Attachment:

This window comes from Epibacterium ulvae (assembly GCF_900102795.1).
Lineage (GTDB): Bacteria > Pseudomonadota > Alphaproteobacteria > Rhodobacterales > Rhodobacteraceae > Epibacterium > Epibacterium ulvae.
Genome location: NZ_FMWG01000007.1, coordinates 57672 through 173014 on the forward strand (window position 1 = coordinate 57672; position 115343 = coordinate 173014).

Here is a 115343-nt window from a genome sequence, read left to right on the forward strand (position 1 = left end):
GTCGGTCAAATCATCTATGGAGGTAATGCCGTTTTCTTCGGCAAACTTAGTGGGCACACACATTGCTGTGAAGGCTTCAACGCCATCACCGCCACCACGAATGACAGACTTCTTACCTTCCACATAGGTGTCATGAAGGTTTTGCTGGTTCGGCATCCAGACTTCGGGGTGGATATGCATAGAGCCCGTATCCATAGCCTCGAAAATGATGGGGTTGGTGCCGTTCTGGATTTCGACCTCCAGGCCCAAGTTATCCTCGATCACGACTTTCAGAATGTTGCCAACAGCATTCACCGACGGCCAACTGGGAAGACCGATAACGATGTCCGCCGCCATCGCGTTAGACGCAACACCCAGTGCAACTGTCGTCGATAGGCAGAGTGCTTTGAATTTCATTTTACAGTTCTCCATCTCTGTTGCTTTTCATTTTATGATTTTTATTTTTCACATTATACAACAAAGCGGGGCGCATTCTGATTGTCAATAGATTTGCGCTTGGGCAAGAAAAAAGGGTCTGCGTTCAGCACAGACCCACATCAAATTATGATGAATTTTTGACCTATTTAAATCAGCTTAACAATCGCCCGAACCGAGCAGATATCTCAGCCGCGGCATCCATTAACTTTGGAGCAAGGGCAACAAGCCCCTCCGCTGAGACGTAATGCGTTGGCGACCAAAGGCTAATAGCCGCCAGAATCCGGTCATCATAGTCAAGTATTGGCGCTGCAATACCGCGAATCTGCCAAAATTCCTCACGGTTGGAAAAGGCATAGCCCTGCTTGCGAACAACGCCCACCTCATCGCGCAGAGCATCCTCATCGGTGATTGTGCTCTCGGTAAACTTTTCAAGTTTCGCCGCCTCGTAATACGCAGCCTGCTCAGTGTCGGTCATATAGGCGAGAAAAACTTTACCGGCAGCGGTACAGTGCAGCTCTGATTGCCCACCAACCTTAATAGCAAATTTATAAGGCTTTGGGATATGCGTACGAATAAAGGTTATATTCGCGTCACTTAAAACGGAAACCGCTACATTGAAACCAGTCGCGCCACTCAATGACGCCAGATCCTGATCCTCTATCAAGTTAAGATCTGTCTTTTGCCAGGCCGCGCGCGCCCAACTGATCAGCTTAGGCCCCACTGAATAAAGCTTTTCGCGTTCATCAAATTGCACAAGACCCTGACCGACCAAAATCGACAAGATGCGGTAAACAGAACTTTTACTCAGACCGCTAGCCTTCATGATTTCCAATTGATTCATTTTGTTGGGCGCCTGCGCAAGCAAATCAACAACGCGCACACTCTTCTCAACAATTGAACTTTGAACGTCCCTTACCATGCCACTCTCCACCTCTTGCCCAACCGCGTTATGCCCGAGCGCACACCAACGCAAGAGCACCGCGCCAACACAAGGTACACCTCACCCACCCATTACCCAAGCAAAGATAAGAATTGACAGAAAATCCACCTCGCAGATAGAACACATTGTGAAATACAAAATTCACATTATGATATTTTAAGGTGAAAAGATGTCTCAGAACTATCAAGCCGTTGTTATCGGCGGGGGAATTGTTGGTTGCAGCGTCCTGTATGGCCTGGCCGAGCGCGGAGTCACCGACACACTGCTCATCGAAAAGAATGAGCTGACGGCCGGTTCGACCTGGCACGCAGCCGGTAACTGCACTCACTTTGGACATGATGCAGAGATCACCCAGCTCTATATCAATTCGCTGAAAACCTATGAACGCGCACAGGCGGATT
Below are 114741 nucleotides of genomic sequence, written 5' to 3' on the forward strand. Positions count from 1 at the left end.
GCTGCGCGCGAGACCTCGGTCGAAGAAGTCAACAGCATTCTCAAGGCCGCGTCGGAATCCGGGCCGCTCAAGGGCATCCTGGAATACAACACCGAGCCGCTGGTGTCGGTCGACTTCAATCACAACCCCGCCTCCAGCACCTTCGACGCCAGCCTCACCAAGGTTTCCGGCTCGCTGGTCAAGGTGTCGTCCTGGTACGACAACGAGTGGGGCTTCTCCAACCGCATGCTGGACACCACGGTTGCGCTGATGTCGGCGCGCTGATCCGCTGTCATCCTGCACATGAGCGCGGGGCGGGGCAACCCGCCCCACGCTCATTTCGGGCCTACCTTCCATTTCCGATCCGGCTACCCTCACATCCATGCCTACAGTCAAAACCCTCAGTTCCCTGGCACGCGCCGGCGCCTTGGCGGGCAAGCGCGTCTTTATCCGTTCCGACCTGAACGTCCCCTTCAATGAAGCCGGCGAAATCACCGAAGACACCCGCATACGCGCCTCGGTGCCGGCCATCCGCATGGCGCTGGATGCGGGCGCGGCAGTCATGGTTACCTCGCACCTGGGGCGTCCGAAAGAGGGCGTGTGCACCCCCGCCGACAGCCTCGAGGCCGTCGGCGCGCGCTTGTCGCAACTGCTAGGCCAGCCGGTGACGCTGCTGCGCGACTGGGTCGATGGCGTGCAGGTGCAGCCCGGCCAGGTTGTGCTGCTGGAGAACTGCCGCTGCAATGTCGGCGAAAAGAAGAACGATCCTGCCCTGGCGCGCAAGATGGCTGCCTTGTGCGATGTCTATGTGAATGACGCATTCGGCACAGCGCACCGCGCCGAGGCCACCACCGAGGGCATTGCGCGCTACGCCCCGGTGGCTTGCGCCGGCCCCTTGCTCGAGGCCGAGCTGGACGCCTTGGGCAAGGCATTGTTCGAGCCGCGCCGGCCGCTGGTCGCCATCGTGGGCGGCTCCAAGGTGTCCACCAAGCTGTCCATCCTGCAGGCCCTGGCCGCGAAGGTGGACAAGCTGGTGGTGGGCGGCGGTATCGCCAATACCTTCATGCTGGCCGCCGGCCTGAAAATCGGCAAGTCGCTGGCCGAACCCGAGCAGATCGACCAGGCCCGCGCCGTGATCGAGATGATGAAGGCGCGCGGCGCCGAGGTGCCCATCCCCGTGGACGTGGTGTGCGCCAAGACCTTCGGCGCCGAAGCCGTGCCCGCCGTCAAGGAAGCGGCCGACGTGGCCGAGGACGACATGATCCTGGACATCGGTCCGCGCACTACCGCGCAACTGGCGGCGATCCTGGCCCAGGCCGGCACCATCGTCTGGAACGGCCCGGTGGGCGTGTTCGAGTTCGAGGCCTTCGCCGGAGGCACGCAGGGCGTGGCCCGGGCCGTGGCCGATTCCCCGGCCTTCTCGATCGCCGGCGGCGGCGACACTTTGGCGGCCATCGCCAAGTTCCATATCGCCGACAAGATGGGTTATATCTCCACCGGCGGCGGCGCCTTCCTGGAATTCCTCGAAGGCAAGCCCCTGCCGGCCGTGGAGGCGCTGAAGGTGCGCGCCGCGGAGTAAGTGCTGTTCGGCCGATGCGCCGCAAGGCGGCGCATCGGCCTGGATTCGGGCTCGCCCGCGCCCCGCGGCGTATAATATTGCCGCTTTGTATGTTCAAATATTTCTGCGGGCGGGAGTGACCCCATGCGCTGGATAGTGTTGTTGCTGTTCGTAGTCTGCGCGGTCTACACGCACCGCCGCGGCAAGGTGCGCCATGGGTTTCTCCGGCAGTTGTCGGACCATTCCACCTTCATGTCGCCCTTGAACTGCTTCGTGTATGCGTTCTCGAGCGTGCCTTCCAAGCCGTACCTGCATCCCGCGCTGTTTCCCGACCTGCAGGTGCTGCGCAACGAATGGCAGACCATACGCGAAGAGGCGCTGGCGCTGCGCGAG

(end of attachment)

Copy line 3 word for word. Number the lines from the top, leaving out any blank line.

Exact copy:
Genome location: NZ_FMWG01000007.1, coordinates 57672 through 173014 on the forward strand (window position 1 = coordinate 57672; position 115343 = coordinate 173014).